Story Downloaded from Open Scrolls Archive (http://www.openscrolls.net)
Title: Broken Trust (#2846)
Category: Alternate Universe (AU)
Description: While on his way to Imladris, Aragorn and some of his rangers have to stay at a small village for the night. When they are accused for a crime that calls of a severe punishment, Aragorn takes a decision that could cost him more than only a sleepless night.
Published: 21 Jul 2006
Updated: 21 Jul 2006
Characters: Aragorn; OC
Chapter 1 - The Accusation
General dislaimer applies...
°°°°Chapter 1: The Accusation°°°°
The sun set over the plains of Rhudaur, and the last rays of the red orb painted the snow covered fields and meadows a fiery ruby. It almost seemed that the fields were burning with an inner fire.
Here and there the snow cover was broken by deep imprints and tracks, sure indications that animals and humans had passed by. In the distance, small huts and houses could be seen, a huge wall of wood barring a direct view. Grey smoke rose to the blue sky, lazily sailing to the heavens.
Aragorn hugged his cloak tighter around his shoulders and shivered involuntarily. Besides the winter picture of peace and beauty that presented itself, the air was bitter cold. It had snowed for the past days, which had left his belongings wet and cold, making him feel even more miserable. And judging from the look on the faces of his three companions, they felt no different.
It was still winter in Middle Earth, although the Winter Solstice had been some weeks ago, and in the lands to the south, the grass was already green and the streams ice free. The clear blue sky did not help their situation, as a cloudless sky meant a frosty night and an even chillier day.
Breathing deeply and seeing the exhaled breath mist before his eyes, Aragorn turned to look at his companions. He was on his way to Rivendell, accompanied by three of his fellow rangers, who were on their way home as well.
Brugion and Haemon, two seasoned and travel experienced rangers who had served long before Aragorn had become chieftain, would travel to Eregion and spend their free time with their families. The other ranger, Cederic, would journey to a small village near the Bruinen with Brugion and Haemon and then part company with them. His parents lived in a fishermen’s village on the river’s banks. On their way back to the rangers’ camp in the north, the two old rangers would pick Cederic up, so that they could make the journey together.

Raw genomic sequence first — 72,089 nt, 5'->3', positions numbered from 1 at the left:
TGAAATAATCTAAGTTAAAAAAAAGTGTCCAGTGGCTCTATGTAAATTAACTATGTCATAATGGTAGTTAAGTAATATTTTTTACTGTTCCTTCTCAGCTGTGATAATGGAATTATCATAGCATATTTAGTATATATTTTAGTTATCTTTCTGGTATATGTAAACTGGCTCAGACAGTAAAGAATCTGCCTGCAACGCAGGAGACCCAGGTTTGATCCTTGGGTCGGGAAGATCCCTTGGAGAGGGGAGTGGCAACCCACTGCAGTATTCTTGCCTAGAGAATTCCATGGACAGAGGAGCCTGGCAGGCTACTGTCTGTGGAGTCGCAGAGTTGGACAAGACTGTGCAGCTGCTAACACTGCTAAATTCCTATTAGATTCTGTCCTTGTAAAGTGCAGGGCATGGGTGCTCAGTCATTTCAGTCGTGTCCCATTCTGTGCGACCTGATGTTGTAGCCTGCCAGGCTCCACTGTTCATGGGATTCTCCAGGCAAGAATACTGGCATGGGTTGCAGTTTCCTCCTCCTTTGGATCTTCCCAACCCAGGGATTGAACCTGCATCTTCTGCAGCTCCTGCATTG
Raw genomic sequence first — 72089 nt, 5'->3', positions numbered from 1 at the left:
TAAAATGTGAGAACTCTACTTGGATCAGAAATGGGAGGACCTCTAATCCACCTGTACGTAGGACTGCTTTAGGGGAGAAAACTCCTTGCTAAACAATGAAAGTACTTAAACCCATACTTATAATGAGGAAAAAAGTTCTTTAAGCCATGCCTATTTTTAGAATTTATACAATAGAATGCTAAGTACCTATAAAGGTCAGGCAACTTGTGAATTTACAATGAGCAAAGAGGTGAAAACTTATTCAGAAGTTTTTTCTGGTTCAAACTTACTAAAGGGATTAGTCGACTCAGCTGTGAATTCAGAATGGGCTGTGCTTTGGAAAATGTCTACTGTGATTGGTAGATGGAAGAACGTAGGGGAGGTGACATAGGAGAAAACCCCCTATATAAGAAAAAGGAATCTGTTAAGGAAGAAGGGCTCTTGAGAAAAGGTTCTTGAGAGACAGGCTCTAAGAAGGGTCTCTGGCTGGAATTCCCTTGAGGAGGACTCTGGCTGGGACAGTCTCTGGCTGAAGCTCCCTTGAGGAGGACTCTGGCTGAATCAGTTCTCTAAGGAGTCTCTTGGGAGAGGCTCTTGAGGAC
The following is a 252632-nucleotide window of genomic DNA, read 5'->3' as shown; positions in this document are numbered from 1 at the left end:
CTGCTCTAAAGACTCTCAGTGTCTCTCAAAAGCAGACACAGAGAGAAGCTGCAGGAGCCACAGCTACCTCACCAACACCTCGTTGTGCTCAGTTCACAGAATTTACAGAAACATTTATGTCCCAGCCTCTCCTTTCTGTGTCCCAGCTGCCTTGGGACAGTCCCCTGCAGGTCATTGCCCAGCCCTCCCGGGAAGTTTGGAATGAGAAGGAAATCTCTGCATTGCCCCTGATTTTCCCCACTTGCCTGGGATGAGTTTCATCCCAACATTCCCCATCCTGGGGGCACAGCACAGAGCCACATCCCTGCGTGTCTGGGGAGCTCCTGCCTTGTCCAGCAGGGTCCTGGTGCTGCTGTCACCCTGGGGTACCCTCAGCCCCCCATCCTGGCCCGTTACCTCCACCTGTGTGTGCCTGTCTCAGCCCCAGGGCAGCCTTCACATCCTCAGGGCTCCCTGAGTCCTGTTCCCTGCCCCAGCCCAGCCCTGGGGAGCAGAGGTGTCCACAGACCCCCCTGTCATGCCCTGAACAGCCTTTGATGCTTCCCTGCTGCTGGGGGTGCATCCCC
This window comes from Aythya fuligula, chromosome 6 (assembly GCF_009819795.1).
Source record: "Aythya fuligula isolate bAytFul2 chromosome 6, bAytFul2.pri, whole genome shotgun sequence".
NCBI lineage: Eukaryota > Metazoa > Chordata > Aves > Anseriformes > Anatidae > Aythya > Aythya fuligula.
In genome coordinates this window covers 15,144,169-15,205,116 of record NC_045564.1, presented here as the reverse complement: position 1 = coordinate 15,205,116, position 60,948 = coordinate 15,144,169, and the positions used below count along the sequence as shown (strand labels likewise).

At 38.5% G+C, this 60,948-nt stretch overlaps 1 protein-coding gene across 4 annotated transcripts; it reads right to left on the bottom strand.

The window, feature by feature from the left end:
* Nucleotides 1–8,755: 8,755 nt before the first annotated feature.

Cederic was still young, not older than sixteen, and Aragorn had first opposed to take him in, but the boy’s enthusiasm and skill had made him change his mind. During his first weeks in the service of the rangers, the young man had proven his worth and had fought with them side by side against wargs and orcs, showing no fear and standing proud and loyal next to his comrades.
But on the other hand, the lad had missed his parents dearly during the harsh winter season, so that Aragorn had decided to take him with him when he travelled to Imladris, so that Cederic could cure his homesickness. Aragorn knew that the youngster’s parents were poor, the long and hard work at the river’s banks had left the father in bad health and the mother was struggling hard to keep the family nourished. That Cederic had left them to join the rangers, as well meant as it had been, had brought the family even nearer to the knife’s edge. Although they did not have to worry about Cederic as an additional eater anymore, the loss of his skilled hands and ability to earn some money had undoubtedly worsened their situation.
Therefore, it would do the young ranger and the parents good to see each other, especially in these hard times.
Shuddering as a gust of cold wind hit him and sneaked under his clothing, Aragorn nodded at his rangers, and without another word they headed down the small hill they were standing on, in the direction of the village that they had seen. While they crossed the snow covered fields, Aragorn asked himself for a short moment if they would find what they were looking for.
A warm place to rest for the night, and perhaps even some hours of sleep. It was difficult to sleep in the woods if one had to fear freezing to death during the night.
When they reached the small village, which was surrounded by a high wooden fence, Aragorn stepped up to the man guarding the entrance. It was not unusual that isolated settlements tried to defend themselves by building fences around them. Even Bree had one, although it was a town open to all and there had never been any trouble or fights near the town.
Pulling back the hood of his cloak despite the chill in the air, Aragorn managed a small smile for the guard. The villager was clad in many layers of warm clothing, a scarf wound around his neck and his hands in gloves. The spear which he carried leaned near the wooden fence, halfway buried in the snow. It would have been easy to just walk past the man, but Aragorn decided that their stay would be much more welcome if he asked for entrance.
“Greetings, Master Human. My name is Strider. My companions and I are seeking shelter for the night and we hoped to find a dry and warm place in your village.”
If the man understood a word Aragorn had said, he did not show it. Sniffing and wiping a gloved hand over his nose, the guard eyed Aragorn from head to toe, his eyes resting briefly on the long bow and quiver he carried. Then, after what seemed like an eternity to the ranger, he said, “Are ye rangers?”
Inclining his head, Aragorn answered, his tone neutral, “Aye.”
There was no sense in lying, he knew. Their grab and behaviour would give them away and furthermore, there were not many humans that wandered around in this weather, far from the next human settlement besides this one, without horses or at least a donkey to carry their packs.